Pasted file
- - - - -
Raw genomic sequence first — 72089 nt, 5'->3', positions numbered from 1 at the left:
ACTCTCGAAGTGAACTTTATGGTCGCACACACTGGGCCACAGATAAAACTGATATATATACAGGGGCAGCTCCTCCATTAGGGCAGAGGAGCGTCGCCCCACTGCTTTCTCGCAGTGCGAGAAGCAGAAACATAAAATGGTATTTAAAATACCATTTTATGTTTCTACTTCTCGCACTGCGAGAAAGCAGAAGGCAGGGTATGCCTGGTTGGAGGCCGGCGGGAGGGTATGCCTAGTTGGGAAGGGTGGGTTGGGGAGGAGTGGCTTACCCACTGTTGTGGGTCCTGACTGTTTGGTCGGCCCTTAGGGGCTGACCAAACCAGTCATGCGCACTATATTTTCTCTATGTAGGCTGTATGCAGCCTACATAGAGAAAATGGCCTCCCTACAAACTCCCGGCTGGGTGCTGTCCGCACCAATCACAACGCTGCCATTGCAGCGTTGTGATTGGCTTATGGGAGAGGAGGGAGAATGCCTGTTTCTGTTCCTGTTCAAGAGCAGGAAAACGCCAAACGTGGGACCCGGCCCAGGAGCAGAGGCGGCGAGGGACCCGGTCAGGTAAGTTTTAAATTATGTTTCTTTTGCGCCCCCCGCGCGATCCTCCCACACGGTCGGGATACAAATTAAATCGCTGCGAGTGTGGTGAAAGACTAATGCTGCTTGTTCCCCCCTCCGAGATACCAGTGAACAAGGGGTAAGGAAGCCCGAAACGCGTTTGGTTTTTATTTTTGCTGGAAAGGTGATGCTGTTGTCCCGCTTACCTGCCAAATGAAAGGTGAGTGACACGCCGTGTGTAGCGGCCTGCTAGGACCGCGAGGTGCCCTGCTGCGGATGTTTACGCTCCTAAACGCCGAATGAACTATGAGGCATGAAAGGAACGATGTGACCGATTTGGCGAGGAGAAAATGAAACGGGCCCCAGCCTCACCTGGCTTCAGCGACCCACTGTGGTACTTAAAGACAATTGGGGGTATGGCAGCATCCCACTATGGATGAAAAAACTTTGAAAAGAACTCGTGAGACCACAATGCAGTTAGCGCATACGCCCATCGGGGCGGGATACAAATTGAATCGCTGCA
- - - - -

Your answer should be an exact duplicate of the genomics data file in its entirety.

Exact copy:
Raw genomic sequence first — 72089 nt, 5'->3', positions numbered from 1 at the left:
ACTCTCGAAGTGAACTTTATGGTCGCACACACTGGGCCACAGATAAAACTGATATATATACAGGGGCAGCTCCTCCATTAGGGCAGAGGAGCGTCGCCCCACTGCTTTCTCGCAGTGCGAGAAGCAGAAACATAAAATGGTATTTAAAATACCATTTTATGTTTCTACTTCTCGCACTGCGAGAAAGCAGAAGGCAGGGTATGCCTGGTTGGAGGCCGGCGGGAGGGTATGCCTAGTTGGGAAGGGTGGGTTGGGGAGGAGTGGCTTACCCACTGTTGTGGGTCCTGACTGTTTGGTCGGCCCTTAGGGGCTGACCAAACCAGTCATGCGCACTATATTTTCTCTATGTAGGCTGTATGCAGCCTACATAGAGAAAATGGCCTCCCTACAAACTCCCGGCTGGGTGCTGTCCGCACCAATCACAACGCTGCCATTGCAGCGTTGTGATTGGCTTATGGGAGAGGAGGGAGAATGCCTGTTTCTGTTCCTGTTCAAGAGCAGGAAAACGCCAAACGTGGGACCCGGCCCAGGAGCAGAGGCGGCGAGGGACCCGGTCAGGTAAGTTTTAAATTATGTTTCTTTTGCGCCCCCCGCGCGATCCTCCCACACGGTCGGGATACAAATTAAATCGCTGCGAGTGTGGTGAAAGACTAATGCTGCTTGTTCCCCCCTCCGAGATACCAGTGAACAAGGGGTAAGGAAGCCCGAAACGCGTTTGGTTTTTATTTTTGCTGGAAAGGTGATGCTGTTGTCCCGCTTACCTGCCAAATGAAAGGTGAGTGACACGCCGTGTGTAGCGGCCTGCTAGGACCGCGAGGTGCCCTGCTGCGGATGTTTACGCTCCTAAACGCCGAATGAACTATGAGGCATGAAAGGAACGATGTGACCGATTTGGCGAGGAGAAAATGAAACGGGCCCCAGCCTCACCTGGCTTCAGCGACCCACTGTGGTACTTAAAGACAATTGGGGGTATGGCAGCATCCCACTATGGATGAAAAAACTTTGAAAAGAACTCGTGAGACCACAATGCAGTTAGCGCATACGCCCATCGGGGCGGGATACAAATTGAATCGCTGCA